Obama’s failure to make good on the promise of the Affordable Care Act is an unforced error – and the public is unlikely to forgive or forget it.
Terry McAuliffe got what he wanted. No matter how unexpectedly narrow the margin of victory, the greatest fundraiser the Democratic party has ever seen has now followed in the footsteps of his fellow former party operative, Mark Warner, and he will be the next governor of Virginia. Warner used his impressive record in that office to springboard his way to the Senate, and maybe beyond.
But things won’t be quite as easy for McAuliffe as they were for Warner…
Altogether, Democrats aren’t yet poised to mount serious challenges to a clear majority of the Republicans running on competitive turf, let alone actually win.
But a new state in northern Colorado could easily yield a relatively equitable partisan outcome, especially in comparison to the one-sided proposals in Washington and Illinois. There are plausible scenarios where either party gains.
Some members of the House GOP conference are certainly petulant in tone and are vigorously partisan to boot, but the White House line suggests that they are mostly opportunistic and cynical in their policy druthers, taking as their lodestone and first principle the need to oppose anything Obama favors.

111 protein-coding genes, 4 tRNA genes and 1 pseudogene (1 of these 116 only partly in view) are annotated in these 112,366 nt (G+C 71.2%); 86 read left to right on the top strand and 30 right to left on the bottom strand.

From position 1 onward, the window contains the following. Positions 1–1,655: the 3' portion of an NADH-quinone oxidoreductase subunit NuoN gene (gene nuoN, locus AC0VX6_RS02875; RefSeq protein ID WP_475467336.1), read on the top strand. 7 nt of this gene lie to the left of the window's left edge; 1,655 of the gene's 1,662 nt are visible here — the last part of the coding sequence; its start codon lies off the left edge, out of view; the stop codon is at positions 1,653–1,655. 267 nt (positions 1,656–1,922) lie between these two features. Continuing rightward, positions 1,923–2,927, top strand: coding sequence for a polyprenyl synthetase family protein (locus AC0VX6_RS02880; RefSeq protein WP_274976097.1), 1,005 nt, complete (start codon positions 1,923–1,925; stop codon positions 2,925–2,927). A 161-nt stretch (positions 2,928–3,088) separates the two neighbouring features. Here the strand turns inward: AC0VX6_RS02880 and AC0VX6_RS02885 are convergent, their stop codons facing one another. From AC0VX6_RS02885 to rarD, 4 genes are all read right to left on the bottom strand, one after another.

Once Democrats recognize that killing the filibuster is in their interest, they should become much more willing to do it, knowing full well that they can live with the consequences.
Is the Democratic love affair with Wall Street over?
Today, Jon Corzine, a former Goldman Sachs CEO, Democratic senator, and Democratic governor, testified before the House Agriculture committee about the collapse of MF Global and the disappearance of $1.2 billion in customer funds.
For more, read Timothy Noah’s blog post on what MF Global’s collapse means for the future of Democrats’ already tenuous relationship with Wall Street.
Photo courtesy of CNN Money.